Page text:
This report covers only multi-tenant, investment grade industrial buildings. We classify buildings according to design, intended use, and clear height into three categories:
• Flex Space is generally considered to be less than 18 feet, but also includes modern high clearance flex space developments
• Service Warehouse is from 18 to 23 feet
• Bulk Warehouse is 24 feet or greater.
Generally, the minimum size building tracked in any of the property types is 35,000 square feet.
A cursory glance at the vacancy numbers for this year’s Industrial Market Survey would give the impression of a market with surging vacancies. With a multi-tenant industrial base of only 10.8 million square feet out of a total industrial market of 68 million square feet, a few large empty spaces in the multi-tenant arena will skew the numbers. Bulk warehouse space is a crucial indicator of the economic health of a market. The spaces are large, tend to be occupied by national credit tenants, and exist to support the retail, manufacturing, and construction sectors. Multi-tenant bulk warehouse in Oklahoma City has the lowest vacancy of any of the categories we track, as well as over 1.3 million square feet of new space is currently in the planning, construction, or leasing phase in the metro. Some of these newly-constructed buildings, like the new 300,000 square foot Amazon facility, are single-tenant buildings and will not appear on this report. But the majority are multi-tenant and were built to fill the need for modern space for image-conscious tenants, in addition to required amenities such as 30’-32’ clear height, large truck courts, and ESFR sprinkler systems.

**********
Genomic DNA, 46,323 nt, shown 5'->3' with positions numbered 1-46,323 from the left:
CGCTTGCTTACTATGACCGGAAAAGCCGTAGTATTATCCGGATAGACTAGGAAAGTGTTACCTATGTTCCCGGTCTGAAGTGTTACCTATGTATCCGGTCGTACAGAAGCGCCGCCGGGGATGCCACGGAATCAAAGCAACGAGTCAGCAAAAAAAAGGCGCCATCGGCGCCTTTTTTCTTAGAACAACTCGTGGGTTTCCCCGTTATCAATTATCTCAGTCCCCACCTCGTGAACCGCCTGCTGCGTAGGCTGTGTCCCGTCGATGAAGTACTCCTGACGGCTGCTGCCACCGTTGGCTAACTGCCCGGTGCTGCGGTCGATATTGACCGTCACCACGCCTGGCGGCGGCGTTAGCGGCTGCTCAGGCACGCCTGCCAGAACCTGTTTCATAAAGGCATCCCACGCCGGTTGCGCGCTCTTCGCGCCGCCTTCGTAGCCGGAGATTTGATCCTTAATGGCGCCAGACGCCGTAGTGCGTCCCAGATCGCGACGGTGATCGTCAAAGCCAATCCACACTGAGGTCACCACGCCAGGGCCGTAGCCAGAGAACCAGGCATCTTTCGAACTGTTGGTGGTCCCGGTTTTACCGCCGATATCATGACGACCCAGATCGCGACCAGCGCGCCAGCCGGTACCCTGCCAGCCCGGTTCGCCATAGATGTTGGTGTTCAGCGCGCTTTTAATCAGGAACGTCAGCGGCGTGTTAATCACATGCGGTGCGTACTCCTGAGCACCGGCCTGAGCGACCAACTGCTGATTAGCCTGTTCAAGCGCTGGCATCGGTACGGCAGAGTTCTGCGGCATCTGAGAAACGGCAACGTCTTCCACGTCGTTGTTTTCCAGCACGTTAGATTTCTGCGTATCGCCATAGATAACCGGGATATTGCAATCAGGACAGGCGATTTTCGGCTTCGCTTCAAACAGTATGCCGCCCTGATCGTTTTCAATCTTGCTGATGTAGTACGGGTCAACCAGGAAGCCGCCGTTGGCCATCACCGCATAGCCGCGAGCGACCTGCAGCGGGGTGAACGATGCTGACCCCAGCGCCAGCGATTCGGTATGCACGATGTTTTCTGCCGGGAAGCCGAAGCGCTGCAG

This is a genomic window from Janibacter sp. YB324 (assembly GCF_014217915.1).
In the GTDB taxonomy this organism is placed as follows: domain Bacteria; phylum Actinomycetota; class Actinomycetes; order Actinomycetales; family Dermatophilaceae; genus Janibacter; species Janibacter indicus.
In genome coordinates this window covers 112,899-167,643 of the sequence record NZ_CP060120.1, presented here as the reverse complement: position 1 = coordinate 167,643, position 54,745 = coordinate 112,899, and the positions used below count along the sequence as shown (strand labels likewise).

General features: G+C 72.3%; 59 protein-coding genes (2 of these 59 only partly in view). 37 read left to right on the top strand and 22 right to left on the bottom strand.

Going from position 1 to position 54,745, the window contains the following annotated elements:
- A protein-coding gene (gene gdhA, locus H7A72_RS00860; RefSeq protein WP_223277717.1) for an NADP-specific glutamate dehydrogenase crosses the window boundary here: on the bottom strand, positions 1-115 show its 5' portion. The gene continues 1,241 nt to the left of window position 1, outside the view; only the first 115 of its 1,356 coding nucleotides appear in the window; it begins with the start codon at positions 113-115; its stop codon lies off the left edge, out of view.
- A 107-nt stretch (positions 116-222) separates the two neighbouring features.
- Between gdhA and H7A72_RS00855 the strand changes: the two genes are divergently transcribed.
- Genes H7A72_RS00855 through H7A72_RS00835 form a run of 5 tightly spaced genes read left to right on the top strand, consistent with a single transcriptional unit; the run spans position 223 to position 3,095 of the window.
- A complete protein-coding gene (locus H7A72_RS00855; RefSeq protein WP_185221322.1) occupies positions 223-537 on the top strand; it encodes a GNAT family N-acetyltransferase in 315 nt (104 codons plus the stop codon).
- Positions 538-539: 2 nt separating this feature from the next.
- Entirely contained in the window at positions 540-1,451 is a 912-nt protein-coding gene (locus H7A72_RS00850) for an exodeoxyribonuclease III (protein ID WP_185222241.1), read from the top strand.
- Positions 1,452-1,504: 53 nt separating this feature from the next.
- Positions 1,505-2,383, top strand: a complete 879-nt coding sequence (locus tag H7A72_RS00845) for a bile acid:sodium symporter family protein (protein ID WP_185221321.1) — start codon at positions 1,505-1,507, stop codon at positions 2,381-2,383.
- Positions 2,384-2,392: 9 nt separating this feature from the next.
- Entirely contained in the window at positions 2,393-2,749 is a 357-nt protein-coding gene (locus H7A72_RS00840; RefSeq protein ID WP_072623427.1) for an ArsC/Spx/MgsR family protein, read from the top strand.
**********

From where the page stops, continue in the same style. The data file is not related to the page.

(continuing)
The current oil crisis has had an impact, but the general warehousing and distribution sector has been little affected by the slow-down.
The bulk warehouse market rose from 8.7% vacant in 2016 to 12.2% in 2017. Much of this vacancy was due to new construction, and a significant amount of space reported as available is still under lease and marketed as sub-lease space.
Flex space vacancy rose from 11.7% in 2016 to 14.5% currently. The effect of the oil crisis on small business is more noticeable in this sector.
Service Warehouse, usually volatile, rose from 14.1% vacant in 2016 to 27.6% vacant in 2017. We define this sector as 18-24 feet in clear height including some shorter but functionally obsolete properties. Compounding this increase is the occurrence of a large true vacancy in a facility which for years has been fully occupied catering to the seasonal needs of retailers.
Vacancy Bulk warehouse vacancies will remain steady or decrease, other sector vacancies will decrease if the current recovery in the price of crude oil is maintained.
Rental Rates While rental rates will probably not inflate under vacancy pressure, Landlords will use concessions to compete for good credit tenants.
New Construction Bulk warehouse is the only significant multi-tenant construction anticipated in the next 12 months.